By IESE Insight
On July 1, 2014, after 13 years playing in the NBA, basketball star Pau Gasol was declared a free agent. Having reached the age of 34, Gasol could choose his next home court. The Los Angeles Lakers were very keen to keep him while other teams wanted him to join their ranks instead.
This junction in his career opens a case study by professor Santiago Álvarez de Mon and research assistant Juan Enrique Flores. The case explores Pau Gasol’s international career drawing on numerous interviews with Pau and his family (his mother, father and brother Marc), coach Phil Jackson and many others who played key roles in the basketballer’s professional development.
Laying the Foundation: Pau’s Early Years
Why was he so in demand in the world’s top basketball league? Pau Gasol’s “emotional intelligence” was among the virtues extolled by his teams, a feature already notable in his childhood, his mother said, along with his natural ability as a basketball player.
When he was only 18, in January 1999, Pau Gasol made his debut on Barcelona’s first team. Two seasons later, he made his mark as MVP (most valuable player) in Spain’s top tier basketball league, the ACB. He also led Barcelona to win the ACB league finals and the Spanish National Cup (Copa del Rey). His coach at the time, Aíto García Reneses, recalled that Pau had “good mobility for his height, court savvy and mental strength. Pau’s capacity for hard work was impressive.”
That same summer, Pau Gasol was the NBA’s third draft pick. With an initial contract offer worth $3 million a year, he could pay off the penalty stipulated in the termination clause of his Barcelona contract and join the Memphis Grizzlies, based in Memphis, Tennessee.
2001-2008: Memphis Grizzlies
In Memphis, culture shock was initially a challenge. Integration “was easier with the younger players, but the veterans, the guys who’ve been in the NBA more than 10 years, don’t treat rookies as equals,” recalled Pau. “Together with my language difficulties, that made it hard at first.”
But the fact that his entire family came with him to live in the United States helped Pau concentrate on the day-to-day, a focus that otherwise would have been much harder.
That initial season, the Barcelona-native became the first non-U.S. player to be honored as rookie of the year. But, as a team, the Grizzlies did not win much. Accustomed to playing on a winning team like Barcelona, “the last year and a half in Memphis wasn’t easy, because I lost part of my motivation and passion for basketball due to the frustration of continuously losing,” said Gasol. In addition, a coaching change had him sitting on the bench more than he expected in his final stretch on the team.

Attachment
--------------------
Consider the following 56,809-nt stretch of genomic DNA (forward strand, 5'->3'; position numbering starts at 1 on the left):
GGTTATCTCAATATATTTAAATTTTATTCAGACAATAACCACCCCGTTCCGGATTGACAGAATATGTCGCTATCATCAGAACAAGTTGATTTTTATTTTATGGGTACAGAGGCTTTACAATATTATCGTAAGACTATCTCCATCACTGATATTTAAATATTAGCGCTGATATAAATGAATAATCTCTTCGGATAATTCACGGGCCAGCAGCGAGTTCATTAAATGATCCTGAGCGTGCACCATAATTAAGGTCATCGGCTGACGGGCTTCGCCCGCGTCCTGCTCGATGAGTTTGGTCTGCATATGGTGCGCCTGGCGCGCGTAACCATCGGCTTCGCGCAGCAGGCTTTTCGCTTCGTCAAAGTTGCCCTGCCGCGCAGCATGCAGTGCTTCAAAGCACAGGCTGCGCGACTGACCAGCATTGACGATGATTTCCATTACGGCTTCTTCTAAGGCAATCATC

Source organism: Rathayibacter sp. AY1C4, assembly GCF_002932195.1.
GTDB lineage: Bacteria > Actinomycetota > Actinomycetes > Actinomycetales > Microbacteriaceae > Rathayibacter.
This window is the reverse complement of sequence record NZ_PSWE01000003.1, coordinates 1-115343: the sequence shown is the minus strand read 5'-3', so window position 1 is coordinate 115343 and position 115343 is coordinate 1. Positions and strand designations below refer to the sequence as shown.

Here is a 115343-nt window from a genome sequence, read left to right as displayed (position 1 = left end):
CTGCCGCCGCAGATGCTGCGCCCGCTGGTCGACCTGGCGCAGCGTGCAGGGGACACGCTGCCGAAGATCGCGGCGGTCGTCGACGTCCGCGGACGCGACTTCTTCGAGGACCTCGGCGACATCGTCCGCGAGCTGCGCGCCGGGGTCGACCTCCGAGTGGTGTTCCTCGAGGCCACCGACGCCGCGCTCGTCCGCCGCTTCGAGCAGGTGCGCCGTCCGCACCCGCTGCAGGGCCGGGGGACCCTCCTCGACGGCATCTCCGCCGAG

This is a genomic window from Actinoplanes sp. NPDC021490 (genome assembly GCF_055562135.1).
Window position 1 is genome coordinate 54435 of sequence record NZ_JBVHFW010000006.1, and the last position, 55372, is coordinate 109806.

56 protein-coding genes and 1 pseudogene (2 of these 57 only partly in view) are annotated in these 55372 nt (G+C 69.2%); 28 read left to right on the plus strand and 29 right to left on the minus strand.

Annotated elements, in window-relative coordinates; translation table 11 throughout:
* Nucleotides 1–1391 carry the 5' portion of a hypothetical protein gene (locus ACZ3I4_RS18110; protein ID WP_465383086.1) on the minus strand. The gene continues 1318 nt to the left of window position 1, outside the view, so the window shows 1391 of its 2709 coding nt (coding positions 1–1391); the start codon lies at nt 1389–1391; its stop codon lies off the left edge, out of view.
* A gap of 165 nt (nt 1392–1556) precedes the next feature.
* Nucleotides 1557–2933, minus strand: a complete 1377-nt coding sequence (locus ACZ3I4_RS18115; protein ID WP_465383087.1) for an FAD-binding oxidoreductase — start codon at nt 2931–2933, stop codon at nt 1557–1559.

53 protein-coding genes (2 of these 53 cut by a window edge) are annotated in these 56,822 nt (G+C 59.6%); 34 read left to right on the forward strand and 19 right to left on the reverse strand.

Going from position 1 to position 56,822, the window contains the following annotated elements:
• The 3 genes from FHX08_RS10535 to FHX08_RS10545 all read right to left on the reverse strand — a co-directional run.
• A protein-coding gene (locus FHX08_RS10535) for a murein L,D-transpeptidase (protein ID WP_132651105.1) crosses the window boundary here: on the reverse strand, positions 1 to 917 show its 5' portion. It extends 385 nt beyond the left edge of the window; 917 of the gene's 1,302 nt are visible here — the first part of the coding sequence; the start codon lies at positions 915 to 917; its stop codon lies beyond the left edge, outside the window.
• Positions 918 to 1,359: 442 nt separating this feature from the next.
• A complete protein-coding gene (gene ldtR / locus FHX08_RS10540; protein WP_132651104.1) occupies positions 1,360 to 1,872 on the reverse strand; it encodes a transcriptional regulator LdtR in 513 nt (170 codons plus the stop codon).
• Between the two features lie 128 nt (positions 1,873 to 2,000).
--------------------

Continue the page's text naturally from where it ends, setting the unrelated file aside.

During this time, Pau had to learn how to manage the stress generated by the exacting demands of the NBA.
2008-2014: Los Angeles Lakers
In February 2008, Pau was traded to the L.A. Lakers — a team with a real chance of winning the NBA championships. Pau found an even more competitive atmosphere in California than he had encountered in Tennessee. But this time, his accumulated experience and his excellent relationships with coach Phil Jackson and incumbent star Kobe Bryant helped Paul feel part of the team from the start.
Jackson noted: “Pau has a sense of community. He’s a team player. He likes to share the ball and knows that it’s not always about him. He understands that what’s going on with the team overall is more important than his game.”
The results came in quickly: Pau ranked second on the team in points, rebounds and assists and was its best blocker. That year, 2008, the Lakers reached the NBA Finals, where they ended up losing to the Boston Celtics. In 2009 and 2010, the Lakers won the NBA championships.
Meanwhile, Paul was able to combine his passion for basketball with other concerns. His commitment to humanitarian causes led him to collaborate with UNICEF and then create the Gasol Foundation, together with his brother Marc. He was also interested in culture and music.
After Phil Jackson retired from coaching in 2011, Gasol began a new chapter, one marked by coaching changes, injuries and, eventually, defeats. In July 2014, he became a free agent, which opened up a range of choices for what could be the last stage of his career.
2014: Decision Time
LeBron James was in favor of bringing Pau to his team, the powerful Miami Heat. Another contender for the top NBA title, the Oklahoma City Thunder, also showed interest. A third option, joining the Chicago Bulls, represented a slight step back financially, but there was an interesting plan afoot for the team.
Meanwhile, the San Antonio Spurs also offered an ambitious plan, with another star, Tony Parker, featuring prominently. In addition, the New York Knicks — with his former coach Phil Jackson as president — made a more modest offer, but working with Jackson could be a plus. Finally, the Lakers, his team of the past six years, made him a financial offer that beat all the others.
What was the best alternative? At this juncture in his career, what was more important: the economic terms or the professional project? Or was it time to put personal preferences above all else?